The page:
The Joy of Shakespeare

When was the last time you saw a Shakespeare play? For me, the answer is “last week.” I have the great good fortune of living just outside the small city of Staunton, Virginia, home of the American Shakespeare Center and its fabulous Blackfriars Playhouse, which means I can see live productions of Shakespeare’s plays almost every week of the year.

Truly, though, it’s not just good fortune. It was good planning. When I was looking to relocate from the Washington DC area in late 2000, I visited Staunton and learned that the playhouse, the world’s only recreation of Shakespeare’s indoor theater, was under construction. That was enough to convince me that this was the right place for me to move. I arrived in the spring of 2001 and the theater opened that fall. To say that I have been a loyal patron of the theater from the beginning is probably an understatement. I think I missed a few productions in the early years—I was still doing a lot of travel for the World Bank on top of the reading and writing I was doing for my MFA program—but since about 2006 or so I’ve seen every play the ASC has produced on the Blackfriars stage. That’s 16 shows most years, including a broad selection of Shakespeare (History, Comedy, and Tragedy), plus plays by Shakespeare’s contemporaries (Marlowe et al.), a few contemporary plays that in some way speak to or relate to one or more of Shakespeare’s plays (e.g., Rosencrantz and Guildenstern are Dead by Tom Stoppard), and two or three Holiday Season plays including the annual tradition of A Christmas Carol.

That means I have seen the entire Shakespeare Canon of 38 plays, something that few can say (unless, of course, you are another regular at the ASC).

The current Renaissance Season, which runs from mid-January to mid-April, is one of the most exciting times of year at the theater. The company of actors, without a director, will put up five plays with very limited rehearsal time. From an audience member’s perspective, that gives the plays a sort of energy that well-rehearsed plays sometimes lack. I had the privilege of watching a couple of early rehearsals of two of the five plays, and I was thoroughly impressed by the collaborative nature of the decision-making process. These actors are professionals, they know what they’re doing, and when they make suggestions they are taken seriously. It was a pleasure to behold.

Three plays are running currently. Both Hamlet and Richard II opened on January 20 and the third, Rosencrantz and Guildenstern are Dead, opened last week (I’m seeing it this Thursday night). I love this Stoppard play, having first read it in high school in about 1970, and I still have my copy of the script we read back then. Next up are The Way of the World by William Congreve and Antonio’s Revenge by John Marston. (The theater also operates a touring company that is currently on the road with three productions: Macbeth, Taming of the Shrew, and an adaptation of Sense and Sensibility.)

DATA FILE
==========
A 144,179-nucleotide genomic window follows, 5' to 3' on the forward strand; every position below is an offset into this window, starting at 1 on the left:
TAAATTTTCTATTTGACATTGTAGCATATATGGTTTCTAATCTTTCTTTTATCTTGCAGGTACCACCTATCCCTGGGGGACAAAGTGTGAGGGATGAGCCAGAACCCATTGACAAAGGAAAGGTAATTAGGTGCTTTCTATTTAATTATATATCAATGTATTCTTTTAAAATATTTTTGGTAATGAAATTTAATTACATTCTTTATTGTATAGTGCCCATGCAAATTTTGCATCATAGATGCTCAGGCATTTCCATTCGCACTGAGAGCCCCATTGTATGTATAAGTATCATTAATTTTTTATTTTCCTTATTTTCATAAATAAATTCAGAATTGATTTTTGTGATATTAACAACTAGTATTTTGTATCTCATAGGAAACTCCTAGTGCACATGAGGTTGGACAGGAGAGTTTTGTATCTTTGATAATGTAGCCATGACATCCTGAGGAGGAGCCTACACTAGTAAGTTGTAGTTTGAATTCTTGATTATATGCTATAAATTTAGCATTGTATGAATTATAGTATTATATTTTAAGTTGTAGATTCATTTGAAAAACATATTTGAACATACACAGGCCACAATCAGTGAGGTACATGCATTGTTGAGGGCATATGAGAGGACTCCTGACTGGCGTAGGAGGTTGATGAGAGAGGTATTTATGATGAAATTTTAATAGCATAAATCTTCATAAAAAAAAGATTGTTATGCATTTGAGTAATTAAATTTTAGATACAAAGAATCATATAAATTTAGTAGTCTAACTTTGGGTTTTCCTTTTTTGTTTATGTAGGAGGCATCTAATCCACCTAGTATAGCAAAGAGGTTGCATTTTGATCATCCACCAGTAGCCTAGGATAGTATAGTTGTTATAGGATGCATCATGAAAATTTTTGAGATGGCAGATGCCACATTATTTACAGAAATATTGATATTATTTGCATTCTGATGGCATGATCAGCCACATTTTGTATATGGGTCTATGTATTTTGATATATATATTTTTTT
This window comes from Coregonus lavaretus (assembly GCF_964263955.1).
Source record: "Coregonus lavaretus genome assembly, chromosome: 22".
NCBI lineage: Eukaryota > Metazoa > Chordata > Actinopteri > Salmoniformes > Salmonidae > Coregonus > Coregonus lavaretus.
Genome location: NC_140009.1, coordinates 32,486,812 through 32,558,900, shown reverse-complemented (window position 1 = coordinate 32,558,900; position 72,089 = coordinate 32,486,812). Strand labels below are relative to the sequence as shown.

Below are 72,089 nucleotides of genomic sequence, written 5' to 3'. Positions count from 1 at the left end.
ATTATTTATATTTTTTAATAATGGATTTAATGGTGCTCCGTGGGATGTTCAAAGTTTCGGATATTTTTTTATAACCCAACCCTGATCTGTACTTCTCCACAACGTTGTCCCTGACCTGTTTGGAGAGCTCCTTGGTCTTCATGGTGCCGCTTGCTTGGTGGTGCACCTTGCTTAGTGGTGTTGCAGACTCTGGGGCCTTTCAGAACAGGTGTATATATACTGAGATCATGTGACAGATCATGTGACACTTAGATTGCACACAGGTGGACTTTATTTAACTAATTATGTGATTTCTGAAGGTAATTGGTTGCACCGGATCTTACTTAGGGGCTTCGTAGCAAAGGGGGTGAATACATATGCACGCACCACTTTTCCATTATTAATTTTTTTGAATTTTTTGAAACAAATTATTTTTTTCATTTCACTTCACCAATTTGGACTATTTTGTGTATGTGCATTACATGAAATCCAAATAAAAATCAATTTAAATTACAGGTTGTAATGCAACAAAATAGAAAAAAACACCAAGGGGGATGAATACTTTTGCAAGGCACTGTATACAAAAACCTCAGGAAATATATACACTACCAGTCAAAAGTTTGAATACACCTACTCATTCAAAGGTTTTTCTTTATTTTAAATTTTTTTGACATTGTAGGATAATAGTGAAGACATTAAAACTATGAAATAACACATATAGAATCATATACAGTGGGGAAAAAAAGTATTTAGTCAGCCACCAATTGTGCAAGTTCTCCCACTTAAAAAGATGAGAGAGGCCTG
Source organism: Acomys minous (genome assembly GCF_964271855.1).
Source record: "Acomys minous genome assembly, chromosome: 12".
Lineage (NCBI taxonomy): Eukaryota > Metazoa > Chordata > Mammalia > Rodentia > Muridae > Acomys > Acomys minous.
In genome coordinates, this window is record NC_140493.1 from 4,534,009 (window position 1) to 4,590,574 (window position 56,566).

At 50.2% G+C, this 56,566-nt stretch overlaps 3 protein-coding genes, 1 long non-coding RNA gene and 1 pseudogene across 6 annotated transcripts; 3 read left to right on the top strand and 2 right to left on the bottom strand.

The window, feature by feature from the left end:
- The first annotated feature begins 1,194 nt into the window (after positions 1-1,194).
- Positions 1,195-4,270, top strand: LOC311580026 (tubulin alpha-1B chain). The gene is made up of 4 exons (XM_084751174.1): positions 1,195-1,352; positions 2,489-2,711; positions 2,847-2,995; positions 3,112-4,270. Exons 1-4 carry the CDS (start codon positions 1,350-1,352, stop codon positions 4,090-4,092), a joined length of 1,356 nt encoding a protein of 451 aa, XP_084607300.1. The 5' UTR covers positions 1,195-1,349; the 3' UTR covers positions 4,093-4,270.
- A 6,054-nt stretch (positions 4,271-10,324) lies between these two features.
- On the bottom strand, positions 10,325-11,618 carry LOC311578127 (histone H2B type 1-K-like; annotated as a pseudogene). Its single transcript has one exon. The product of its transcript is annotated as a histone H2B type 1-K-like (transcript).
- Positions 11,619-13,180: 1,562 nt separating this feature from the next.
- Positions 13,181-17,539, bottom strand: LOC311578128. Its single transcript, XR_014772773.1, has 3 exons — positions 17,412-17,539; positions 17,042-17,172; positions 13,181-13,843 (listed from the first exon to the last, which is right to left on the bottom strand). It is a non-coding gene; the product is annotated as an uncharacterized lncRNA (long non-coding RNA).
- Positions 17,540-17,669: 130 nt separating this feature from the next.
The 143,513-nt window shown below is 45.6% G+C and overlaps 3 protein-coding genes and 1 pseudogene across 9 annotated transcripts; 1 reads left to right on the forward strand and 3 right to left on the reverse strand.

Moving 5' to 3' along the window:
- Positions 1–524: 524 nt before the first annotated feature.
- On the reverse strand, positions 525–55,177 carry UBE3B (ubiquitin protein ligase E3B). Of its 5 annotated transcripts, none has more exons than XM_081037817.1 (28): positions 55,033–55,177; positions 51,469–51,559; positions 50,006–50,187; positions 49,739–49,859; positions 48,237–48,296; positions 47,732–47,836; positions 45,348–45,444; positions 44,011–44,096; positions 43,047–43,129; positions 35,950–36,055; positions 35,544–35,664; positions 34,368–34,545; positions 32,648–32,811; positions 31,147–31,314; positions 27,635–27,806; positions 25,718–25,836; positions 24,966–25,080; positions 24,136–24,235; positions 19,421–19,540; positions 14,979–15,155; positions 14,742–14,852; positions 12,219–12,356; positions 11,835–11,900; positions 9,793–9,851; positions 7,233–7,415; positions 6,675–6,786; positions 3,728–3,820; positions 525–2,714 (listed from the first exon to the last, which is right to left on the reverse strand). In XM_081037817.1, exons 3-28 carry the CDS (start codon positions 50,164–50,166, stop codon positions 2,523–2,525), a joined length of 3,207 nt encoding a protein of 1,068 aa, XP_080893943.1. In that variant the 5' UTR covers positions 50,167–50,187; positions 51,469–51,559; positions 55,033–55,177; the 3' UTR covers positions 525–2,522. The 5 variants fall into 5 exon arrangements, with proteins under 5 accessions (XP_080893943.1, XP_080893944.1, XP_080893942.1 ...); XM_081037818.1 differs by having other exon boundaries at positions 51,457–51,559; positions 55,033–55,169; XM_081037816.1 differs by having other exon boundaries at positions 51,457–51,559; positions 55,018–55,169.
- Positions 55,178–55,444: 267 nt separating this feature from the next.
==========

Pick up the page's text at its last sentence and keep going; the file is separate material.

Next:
The wonder of this theater is a little hard to explain to people who haven’t experienced it. First, the space is amazing. It’s an intimate theater, where truly there are no bad seats, and it’s gorgeous, made mostly of wood. Enhancing the intimacy, it’s a thrust stage, so the performers are surrounded on three sides by the audience, and they frequently make use of the aisles for entrances and exits, bringing the action even closer to theater-goers. And that’s not to mention the gallant stools, seats that are actually on stage and so close that one is in danger of being used as a prop in the play. Second, the actors are true professionals, many of them members of Actors’ Equity, the union for actors. They are highly trained and experienced and they are a joy to watch. And third, most of the actors are also fabulous musicians, and an ASC performance includes a concert before the show and during the intermission.  (The music is so great, the resident and touring companies put together a “greatest hits” concert once a year to help raise money for the theater.)

We are extremely fortunate to have the ASC here in Staunton, and it benefits us in other ways, too. Many theater-goers are from out of town. Their presence means business for hotels and restaurants, and as a result, we have a thriving dining scene, stronger than other cities our size. I, for one, am grateful.

Full disclosure: In November of last year, I was elected to the Board of Trustees of the ASC, largely because I was a fan and cheerleader for the theater. I’m honored to serve!

3 Replies to “The Joy of Shakespeare”

  1. Hey, Cliff. I salute your allegiance to this theater and company, as well as your achievement of seeing all the plays in the canon. I wonder, do you ever see our friend Kieran at performances? And congratulations on being named a trustee.

    1. Kieran? Refresh my recollection, please. Who is that? (You mentioned a while back that a friend was thinking of moving here, but I never heard more. Is that the friend?)

  2. I’ve been a handful of times over the years. I’m returning to my favorite Virginia town this weekend to take my children to their first playhouse performance.

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